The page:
Students are introduced to the concept of momentum and its conservation in one dimension.
After completing this tutorial, you will be able to complete the following:
Intuition tells us that large moving objects will be difficult to stop because the object has great momentum (p), which is the product of its velocity and its mass (p = mv). This term was first proposed by Descartes, who reasoned that the higher the velocity and the greater the mass of an object, the more "total amount of motion," or momentum, it would have. A collision between two bodies may transfer force, but it may not result in velocities of equal magnitude. In fact, the final velocities may be zero. However, Newton's Third Law of Motion states that the action force exerted by one object on another object will have an equal reaction force acting in the opposite direction.
One of the most fundamental laws in physics is the law of conservation of momentum, which derives from Newton's Third Law. For any collision in a closed system, the total momentum of the objects in the system is conserved. Therefore, if momentum is gained by one object, conservation of momentum entails that it be lost by another object. The changes in momentum are equal in magnitude and opposite in direction This does not mean that the absolute amount of motion in the system stays the same because momentum is a vector quantity, meaning it has both magnitude and direction. Two objects moving in opposite directions therefore can together have zero net momentum. However, the change in total or net momentum in a closed system, on which no outside force is acting, will always be zero.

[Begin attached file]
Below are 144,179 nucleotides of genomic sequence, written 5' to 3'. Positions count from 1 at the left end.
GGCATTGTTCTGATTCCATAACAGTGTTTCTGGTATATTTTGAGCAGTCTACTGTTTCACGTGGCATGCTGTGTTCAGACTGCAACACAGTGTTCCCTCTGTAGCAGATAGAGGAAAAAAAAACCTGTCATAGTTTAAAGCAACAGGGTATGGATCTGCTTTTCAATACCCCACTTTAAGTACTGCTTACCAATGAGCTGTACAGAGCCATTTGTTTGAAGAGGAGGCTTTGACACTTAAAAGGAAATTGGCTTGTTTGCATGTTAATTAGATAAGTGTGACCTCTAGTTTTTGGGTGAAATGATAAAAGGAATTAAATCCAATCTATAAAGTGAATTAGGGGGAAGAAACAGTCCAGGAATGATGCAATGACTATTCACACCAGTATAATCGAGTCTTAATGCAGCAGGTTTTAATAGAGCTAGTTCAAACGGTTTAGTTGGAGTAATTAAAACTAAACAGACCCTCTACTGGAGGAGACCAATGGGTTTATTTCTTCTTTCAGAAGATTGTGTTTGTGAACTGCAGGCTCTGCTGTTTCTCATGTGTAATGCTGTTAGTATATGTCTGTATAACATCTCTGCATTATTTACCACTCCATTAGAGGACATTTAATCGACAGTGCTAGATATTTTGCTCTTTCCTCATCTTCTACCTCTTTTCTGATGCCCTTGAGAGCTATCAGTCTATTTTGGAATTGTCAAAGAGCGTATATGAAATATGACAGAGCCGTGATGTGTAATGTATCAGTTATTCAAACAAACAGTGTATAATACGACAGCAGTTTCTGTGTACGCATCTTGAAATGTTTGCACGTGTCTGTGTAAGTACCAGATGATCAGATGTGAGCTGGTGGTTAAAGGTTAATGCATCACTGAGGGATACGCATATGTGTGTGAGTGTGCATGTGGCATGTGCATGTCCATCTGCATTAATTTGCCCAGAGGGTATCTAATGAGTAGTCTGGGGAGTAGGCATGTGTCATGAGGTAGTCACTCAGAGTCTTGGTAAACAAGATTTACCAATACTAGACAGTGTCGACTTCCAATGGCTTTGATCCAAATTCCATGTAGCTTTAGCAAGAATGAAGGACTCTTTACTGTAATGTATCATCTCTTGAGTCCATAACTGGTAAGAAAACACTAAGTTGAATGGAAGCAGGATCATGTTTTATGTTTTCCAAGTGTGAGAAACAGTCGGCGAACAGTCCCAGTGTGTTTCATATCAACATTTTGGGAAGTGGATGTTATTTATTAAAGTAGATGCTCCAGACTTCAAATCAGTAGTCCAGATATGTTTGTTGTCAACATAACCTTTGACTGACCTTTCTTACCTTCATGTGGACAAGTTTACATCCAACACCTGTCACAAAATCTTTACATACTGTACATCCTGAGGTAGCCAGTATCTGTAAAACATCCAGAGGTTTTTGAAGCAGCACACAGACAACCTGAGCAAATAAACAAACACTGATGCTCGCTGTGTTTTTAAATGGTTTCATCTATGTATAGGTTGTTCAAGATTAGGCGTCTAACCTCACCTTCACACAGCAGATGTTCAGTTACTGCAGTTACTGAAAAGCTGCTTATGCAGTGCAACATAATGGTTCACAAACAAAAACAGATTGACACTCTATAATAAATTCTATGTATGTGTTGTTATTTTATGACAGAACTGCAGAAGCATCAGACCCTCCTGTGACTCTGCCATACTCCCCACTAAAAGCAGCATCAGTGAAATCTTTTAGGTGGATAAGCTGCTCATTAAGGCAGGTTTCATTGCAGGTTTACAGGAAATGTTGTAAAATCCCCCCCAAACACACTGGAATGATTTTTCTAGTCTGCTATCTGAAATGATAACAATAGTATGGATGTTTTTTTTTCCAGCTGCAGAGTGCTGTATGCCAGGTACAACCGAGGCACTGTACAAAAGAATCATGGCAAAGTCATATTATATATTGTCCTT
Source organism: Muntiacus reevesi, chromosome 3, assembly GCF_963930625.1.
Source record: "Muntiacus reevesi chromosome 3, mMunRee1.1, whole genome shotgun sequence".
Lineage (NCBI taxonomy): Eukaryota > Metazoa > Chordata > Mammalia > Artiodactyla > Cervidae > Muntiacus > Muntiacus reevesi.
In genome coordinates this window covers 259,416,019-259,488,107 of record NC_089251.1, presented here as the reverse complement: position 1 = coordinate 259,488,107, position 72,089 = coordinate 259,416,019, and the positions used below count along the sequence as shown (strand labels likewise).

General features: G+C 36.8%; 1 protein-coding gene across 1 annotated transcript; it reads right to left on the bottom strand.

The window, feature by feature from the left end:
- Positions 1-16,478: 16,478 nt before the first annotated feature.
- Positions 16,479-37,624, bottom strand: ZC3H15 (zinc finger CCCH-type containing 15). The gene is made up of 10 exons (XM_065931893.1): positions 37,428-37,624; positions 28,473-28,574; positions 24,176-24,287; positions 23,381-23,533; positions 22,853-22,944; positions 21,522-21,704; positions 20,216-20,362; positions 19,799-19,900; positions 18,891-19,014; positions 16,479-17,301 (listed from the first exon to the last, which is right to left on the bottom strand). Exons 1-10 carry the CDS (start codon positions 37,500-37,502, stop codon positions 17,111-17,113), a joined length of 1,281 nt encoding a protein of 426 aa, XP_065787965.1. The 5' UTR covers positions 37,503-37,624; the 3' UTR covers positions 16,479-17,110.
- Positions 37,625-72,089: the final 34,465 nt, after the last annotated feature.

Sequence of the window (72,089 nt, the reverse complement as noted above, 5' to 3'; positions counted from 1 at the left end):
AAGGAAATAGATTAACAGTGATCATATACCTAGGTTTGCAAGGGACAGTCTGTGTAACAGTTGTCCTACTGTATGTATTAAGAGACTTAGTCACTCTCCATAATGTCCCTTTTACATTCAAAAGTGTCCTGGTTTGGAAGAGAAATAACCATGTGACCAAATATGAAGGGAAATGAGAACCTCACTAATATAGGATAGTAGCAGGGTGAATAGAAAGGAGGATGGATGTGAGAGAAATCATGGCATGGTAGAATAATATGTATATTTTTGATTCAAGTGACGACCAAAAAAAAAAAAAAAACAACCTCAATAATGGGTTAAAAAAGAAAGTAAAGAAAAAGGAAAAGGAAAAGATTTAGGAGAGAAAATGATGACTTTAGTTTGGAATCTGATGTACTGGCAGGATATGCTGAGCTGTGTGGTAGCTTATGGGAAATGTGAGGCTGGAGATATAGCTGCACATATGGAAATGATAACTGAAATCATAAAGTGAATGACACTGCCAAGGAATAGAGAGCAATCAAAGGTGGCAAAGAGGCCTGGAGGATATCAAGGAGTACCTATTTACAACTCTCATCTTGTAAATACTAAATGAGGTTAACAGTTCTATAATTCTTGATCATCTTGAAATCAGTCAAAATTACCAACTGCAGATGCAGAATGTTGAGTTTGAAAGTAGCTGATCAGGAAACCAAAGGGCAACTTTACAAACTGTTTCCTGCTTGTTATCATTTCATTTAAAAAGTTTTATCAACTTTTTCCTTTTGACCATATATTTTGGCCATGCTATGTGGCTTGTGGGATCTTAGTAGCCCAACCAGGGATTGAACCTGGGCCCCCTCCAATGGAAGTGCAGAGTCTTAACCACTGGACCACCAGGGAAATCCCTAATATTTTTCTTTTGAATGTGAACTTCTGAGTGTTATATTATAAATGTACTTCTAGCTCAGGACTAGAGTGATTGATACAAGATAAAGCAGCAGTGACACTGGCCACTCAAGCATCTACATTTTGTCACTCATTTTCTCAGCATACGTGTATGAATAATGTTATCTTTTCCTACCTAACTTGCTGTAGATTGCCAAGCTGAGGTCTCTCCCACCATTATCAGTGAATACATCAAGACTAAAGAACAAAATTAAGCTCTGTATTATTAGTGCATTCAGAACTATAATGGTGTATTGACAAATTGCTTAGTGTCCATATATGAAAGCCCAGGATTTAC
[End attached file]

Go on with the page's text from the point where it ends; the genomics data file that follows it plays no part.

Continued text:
The law of conservation of momentum is not limited to classical physics, but also applies to situations in which the laws of relativity are used.
|Approximate Time||20 Minutes|
|Pre-requisite Concepts||Students should understand the concepts of displacement, force, friction, vector quantities, and velocity. They should be able to describe open and closed systems in terms of conservation laws.|
|Type of Tutorial||Concept Development|
|Key Vocabulary||action forces, applied forces, collisions|